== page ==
It’s probably fair to decree this US Week around these parts, as I have the better part of 300 photos and twenty pages of journal to share. I’ve had a fantastic week away, and one I hope you don’t mind me taking some time to relive. More photographs, as ever, on Flickr.
3rd September 2009
I still can’t believe I threw up on the plane.
Blame it on this ongoing exhaustion, which has made my bones ache for too long; maybe blame it on two cans of Coca-Cola in quick succession with that strange mutated corn syrup gloop they add to soft drinks over here. Whatever the reason, I touched down in Philadelphia with vomit on my face. My apologies to the gentleman in seat 6E, but thank you for being nice about it.
I hadn’t been nervous about this trip at all. As you will recall, my last flight out of Europe was something like 27 hours in length so I figured a short hop across the Atlantic was going to be a breeze. I know that I didn’t get enough sleep, but as I showed up at the airport extra early I was reassigned an emergency exit seat with a ridiculous amount of legroom. It felt like a good sign. It seemed that most of the flight were transferring on to Las Vegas, and the mood was buzzy. The food was pretty dreadful (a choice between the twin evils of cheese sauce and mashed potato), and there was a charge for the headsets you needed for the in-flight movie. $5 for some Sandra Bullock rom-com? Nae thanks. I figured I was fine with my book and my music, until my headache started to build and attempts at mile-high sleep failed as usual. I got by until our final descent though – admittedly the worst time I could have picked to fall ill.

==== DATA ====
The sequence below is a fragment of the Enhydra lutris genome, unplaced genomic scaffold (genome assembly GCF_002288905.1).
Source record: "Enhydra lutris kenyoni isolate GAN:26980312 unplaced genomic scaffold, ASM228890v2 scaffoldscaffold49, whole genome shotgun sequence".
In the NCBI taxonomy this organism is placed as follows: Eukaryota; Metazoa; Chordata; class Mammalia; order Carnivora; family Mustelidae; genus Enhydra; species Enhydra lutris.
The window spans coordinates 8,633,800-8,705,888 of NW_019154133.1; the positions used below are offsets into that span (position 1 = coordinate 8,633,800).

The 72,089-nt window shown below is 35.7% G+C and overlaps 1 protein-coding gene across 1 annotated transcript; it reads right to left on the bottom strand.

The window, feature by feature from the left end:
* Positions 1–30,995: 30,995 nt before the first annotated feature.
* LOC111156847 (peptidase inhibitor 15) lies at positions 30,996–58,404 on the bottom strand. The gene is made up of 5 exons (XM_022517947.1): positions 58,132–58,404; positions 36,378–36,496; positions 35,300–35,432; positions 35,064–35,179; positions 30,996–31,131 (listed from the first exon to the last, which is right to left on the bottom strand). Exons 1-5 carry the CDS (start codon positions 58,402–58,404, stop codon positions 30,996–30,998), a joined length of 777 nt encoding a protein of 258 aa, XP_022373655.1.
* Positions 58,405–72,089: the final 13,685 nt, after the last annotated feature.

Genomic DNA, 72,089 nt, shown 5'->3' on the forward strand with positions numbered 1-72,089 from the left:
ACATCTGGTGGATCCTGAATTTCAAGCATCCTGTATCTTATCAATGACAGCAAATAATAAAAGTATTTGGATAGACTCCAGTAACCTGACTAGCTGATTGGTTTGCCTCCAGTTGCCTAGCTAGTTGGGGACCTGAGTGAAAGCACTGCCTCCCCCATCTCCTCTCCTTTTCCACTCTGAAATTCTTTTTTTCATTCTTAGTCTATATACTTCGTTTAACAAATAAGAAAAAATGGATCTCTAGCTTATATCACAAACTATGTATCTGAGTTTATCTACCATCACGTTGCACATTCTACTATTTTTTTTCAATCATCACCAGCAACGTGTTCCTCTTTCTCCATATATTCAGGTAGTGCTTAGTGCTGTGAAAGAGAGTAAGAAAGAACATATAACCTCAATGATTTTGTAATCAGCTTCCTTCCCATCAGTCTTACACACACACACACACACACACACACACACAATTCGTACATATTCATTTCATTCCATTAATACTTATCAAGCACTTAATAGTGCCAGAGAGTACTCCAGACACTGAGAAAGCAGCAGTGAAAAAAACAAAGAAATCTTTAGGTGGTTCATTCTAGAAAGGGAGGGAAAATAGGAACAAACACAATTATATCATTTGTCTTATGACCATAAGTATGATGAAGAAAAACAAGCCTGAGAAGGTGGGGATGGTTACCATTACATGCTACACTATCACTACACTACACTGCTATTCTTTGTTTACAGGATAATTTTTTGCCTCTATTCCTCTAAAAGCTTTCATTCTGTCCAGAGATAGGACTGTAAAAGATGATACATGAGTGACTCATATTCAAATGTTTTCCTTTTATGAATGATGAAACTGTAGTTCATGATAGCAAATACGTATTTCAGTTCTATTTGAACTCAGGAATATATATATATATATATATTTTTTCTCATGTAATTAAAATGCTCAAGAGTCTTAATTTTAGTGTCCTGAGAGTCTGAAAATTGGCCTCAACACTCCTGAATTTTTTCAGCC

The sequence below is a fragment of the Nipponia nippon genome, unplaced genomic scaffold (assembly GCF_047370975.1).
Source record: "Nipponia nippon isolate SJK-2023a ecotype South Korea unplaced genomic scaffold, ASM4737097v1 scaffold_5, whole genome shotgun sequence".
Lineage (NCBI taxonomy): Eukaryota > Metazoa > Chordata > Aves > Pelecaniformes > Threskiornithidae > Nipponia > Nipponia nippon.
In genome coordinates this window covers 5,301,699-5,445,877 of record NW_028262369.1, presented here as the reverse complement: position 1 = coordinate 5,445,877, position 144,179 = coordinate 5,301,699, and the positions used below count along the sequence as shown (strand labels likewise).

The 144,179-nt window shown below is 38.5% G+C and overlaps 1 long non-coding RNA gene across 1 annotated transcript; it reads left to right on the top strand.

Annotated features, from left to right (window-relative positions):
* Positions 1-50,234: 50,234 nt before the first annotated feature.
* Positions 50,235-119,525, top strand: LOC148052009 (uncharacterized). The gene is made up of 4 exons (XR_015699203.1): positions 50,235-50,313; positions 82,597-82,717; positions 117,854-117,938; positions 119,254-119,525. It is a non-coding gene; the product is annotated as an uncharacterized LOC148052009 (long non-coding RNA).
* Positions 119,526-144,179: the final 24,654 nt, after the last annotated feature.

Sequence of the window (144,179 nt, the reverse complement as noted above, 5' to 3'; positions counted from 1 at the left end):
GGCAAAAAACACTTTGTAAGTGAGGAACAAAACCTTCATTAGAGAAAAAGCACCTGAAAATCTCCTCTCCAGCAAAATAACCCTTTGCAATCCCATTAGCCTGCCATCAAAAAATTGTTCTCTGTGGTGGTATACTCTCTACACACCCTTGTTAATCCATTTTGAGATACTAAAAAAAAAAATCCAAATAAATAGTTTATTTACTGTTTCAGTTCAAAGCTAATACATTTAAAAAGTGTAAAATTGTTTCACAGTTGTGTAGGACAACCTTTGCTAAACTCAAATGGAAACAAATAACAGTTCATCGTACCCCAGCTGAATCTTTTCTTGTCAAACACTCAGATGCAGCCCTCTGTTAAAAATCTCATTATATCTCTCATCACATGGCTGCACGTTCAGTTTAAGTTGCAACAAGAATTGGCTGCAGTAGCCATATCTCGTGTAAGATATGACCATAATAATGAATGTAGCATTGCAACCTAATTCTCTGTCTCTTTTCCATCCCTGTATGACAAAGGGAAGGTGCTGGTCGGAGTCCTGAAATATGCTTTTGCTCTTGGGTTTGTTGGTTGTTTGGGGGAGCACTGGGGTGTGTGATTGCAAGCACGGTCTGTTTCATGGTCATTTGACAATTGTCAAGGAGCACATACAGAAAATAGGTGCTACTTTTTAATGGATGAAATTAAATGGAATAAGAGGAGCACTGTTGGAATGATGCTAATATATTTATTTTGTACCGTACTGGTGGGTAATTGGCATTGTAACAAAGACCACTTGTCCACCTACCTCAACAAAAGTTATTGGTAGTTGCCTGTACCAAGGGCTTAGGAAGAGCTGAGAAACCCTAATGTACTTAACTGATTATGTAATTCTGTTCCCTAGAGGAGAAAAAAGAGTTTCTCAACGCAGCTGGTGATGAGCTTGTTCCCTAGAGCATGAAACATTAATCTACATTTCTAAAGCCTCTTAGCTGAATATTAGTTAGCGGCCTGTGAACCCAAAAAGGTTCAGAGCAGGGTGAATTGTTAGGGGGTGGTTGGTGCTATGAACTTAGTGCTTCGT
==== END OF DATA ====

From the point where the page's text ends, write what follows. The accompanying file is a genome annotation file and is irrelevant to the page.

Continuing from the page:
It meant I had to face Immigration with a pale face, smudged eyeliner and damp patches where I’d had to sponge down my jeans. Airline travel on a European passport is generally hassle-free thanks to free movement between member states, so the stern faces of US Customs & Border Protection are their own kind of ordeal. I remember when I traveled to New York thinking I was smarter than the average, I wouldn’t have a problem… but even then, I didn’t tick some box-or-other and they sent me to the back of the line. In Philadelphia, still nauseous, I got the sharp end of somebody’s tongue when I stumbled into the wrong queue and then I struggled as a stony-faced official tried to trip me up on departure dates and profession. “So these friends – where did you meet them? Oh, the internet? Is this like a ‘relationship’?” I still managed to be the first to receive the magic stamp on my passport though, permitting me entry to the US and the welcoming arms of Rachelle Renee.
I’ve said before that it’s the little details that fascinate me. Tired as I was, I marveled at the road signs and billboards and listened as Rachelle and her mom tried to give me the tour. We took the interstate, and saw the Walt Whitman Bridge, and I was able to take my time to nap before we settled on a dinner plan.